How do you tie innovation to strategy? Professor Christie Nordhielm from the University of Michigan has developed what I consider the best single contribution to marketing thought since the 4P's. Her Big Picture framework of the marketing management process provides the context for innovating across the entire business model. Applying systematic innovation tools to each aspect of her Big Picture model can yield amazing insights at both the strategic and tactical levels of the business. It is the intersection of these two ideas...Big Picture Strategy and Systematic Inventive Thinking...that will yield consistent, profitable results. Innovation follows strategy...not the other way around.
Innovation is a skill, not a gift. Top organizations drive growth by nurturing and investing in innovation as a competency. One way organizations make it real is by including innovation within formal competency models.
Professor Rodney Rogers of Portland State University defines a competency as a persistent pattern of behavior resulting from a cluster of knowledge, skills, abilities, and motivations. It is the persistence of those behaviors that matter most and help your organization succeed. Competency models are a useful way to formalize that behavior and make it persistent. They help describe the ideal patterns needed for exceptional performance. They are a blueprint for the type of person needed for a specific job. And they help diagnose and evaluate employee performance. It takes a lot of work to develop one, but it's worth it.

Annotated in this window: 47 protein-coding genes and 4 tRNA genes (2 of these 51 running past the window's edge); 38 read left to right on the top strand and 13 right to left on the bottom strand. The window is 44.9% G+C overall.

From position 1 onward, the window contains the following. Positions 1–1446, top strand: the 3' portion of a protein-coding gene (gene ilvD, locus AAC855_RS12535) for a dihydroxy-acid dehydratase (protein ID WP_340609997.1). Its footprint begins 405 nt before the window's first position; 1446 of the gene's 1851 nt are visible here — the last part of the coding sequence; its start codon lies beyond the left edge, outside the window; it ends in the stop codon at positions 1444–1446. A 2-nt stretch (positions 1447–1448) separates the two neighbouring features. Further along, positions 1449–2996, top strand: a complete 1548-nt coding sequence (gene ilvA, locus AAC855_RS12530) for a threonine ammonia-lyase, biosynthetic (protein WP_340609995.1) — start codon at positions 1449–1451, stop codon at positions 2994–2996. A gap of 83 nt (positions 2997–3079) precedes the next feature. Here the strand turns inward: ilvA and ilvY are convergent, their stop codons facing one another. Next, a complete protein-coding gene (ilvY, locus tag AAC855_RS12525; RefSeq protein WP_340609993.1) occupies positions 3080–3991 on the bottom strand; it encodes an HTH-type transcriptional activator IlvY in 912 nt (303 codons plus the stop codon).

Finding adjacent market spaces is an attractive way to grow. Adjacent markets are not too far away from your core business in terms of channels, technology, price point, brand, etc. Adjacent means: lying near, neighboring, having a common border, touchable. Although chasing adjacencies can be distracting, it is a much easier to sell internally. Adjacencies seem more achievable than far out, ethereal white space opportunities.
Adjacent markets are even more appealing when you apply a systematic innovation method to it. Giving yourself the gift of novelty in a new market space right next to your own seems like the best of both worlds. The trick is finding the right adjacencies.
Innovation that is linked to strategy is seen as more realistic and supportable. Innovating is efficient because you avoid creating ideas that are out of scope. Firms struggle with this as Idris Mootee observed in his blog, Innovation Playground:
"The most amazing thing with strategic experience innovation is that it takes one kind of company and leadership to create the idea and another kind of company to scale it up and drive industry transformation and we see it in markets after market."
Andrew Hinton offered this insight on his blog, Inkblut:
"We hear the words Strategy and Innovation thrown around a lot, and often we hear them said together. “We need an innovation strategy.” Or perhaps “We need a more innovative strategy” which, of course, is a different animal. But I don’t hear people questioning much exactly what we mean when we say these things. It’s as if we all agree already on what we mean by strategy and innovation, and that they just fit together automatically."
There are two approaches to linking innovation and strategy: Strategy-Informs-Innovation and Innovation-Informs-Strategy. Here is how:
Netflix needs urgent change to stop the bleeding and rebuild its business model. It is running out of cash and losing support from customers and shareholders. Management must re-establish its credibility with bold moves. Here is a series of steps and techniques to do that.